Saturday, 22 September 2012

Carp Fair stays true to its agricultural roots

It’s taken Paul Caldwell more than a decade to get to where he is today.

To be president of the Carp Fair, you have to go through the proper channels. That means spending a year in each of the 12 departments — heavy horses, light horses and dairy among them — before taking the top job.

The wait is worth it. It is, to him, one of the reasons why the fair has maintained its roots century and a half after it started.

“By the time you’re done, (you) realize agriculture’s why we started the fair and that’s the way you keep it,” said Caldwell, 45, who organized the event this year alongside co-president Heather Johnston.

The 149th edition of the fair continues this weekend in the village about a half-hour drive west of downtown Ottawa. It was in full swing on Friday with cattle showings, sheep shearing and the usual displays of corn and other produce.

It may have maintained the same activities over the years, but that doesn’t mean it hasn’t grown.

Ian Badham has been coming to the fair since he was the same age as his sons, Austin and Evan. The nine- and 11-year-olds, along with their 14-year-old sister Laura, were showing cattle and pigs over the weekend.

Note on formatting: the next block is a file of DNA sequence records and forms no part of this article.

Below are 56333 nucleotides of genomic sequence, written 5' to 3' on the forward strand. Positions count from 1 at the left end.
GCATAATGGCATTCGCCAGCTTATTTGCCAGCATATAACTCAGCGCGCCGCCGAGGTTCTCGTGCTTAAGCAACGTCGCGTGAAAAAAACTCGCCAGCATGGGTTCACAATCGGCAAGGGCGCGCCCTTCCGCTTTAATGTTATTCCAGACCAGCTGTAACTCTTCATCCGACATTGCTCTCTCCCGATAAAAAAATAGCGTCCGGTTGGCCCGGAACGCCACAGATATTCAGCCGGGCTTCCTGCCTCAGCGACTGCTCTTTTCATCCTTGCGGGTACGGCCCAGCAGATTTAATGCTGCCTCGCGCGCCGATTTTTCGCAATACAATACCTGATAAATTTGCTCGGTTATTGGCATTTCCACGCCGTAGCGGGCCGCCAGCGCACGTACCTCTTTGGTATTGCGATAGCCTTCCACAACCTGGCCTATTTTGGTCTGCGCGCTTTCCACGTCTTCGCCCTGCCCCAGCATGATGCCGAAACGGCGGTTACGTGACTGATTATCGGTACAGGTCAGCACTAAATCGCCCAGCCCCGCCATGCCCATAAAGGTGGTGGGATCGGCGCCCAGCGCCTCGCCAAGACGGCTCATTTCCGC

“It’s definitely got bigger,” said Ian Badham, a 41-year-old from Fitzroy Harbour, as he stood leaning against a pen while watching the cattle show.

The ferris wheel was visible in the distance from the northwest side of the fairgrounds where most of the animals are, but organizers want to make sure the focus remains on farming.

“There’s still a lot of working farms here, and we want to promote our local families and not lose our heritage,” said Caldwell. “We want to be an agricultural fair, not a midway.”

They’ve introduced some new events for this year, designed to underscore the area’s traditions.

Visitors will have the chance to churn butter and, if they dare, milk a cow. There were a large number of schoolchildren earlier Friday who Caldwell believed saw their first steam engine.

The fair has grown alongside increased interest in the local club for young farmers. 4-H member Roger Boyd, 17, has noticed a big change since he joined seven years ago and he credits the fair with playing a big role.

The fair has created “a lot more motivation for showing, for sure,” he said just minutes after entering his cow, Zambar. “They’re getting sponsors and stuff like that to support the 4-H and make prizes for us.”

Organizers will also be helping out farmers in the area hit by this summer’s drought. Instead of collecting toonies for troops as they usually do, they’ll be giving the money to food banks so they can buy locally-produced beef.

Paul Caldwell is the latest in a long line of family members to have been in his position. His father Scott was also a president and participation goes back a number of generations.

Caldwell will continue to volunteer his time with the fair even after his time as president comes to an end, though he’ll have a new job (past presidents get placed in charge of antiques.)

But before then he’s hoping this weekend will accomplish the goal he’s had for more than a decade.

“You’re hoping when the city kids leave here that they realize that there’s more than rides,” he said.
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Original Article Here

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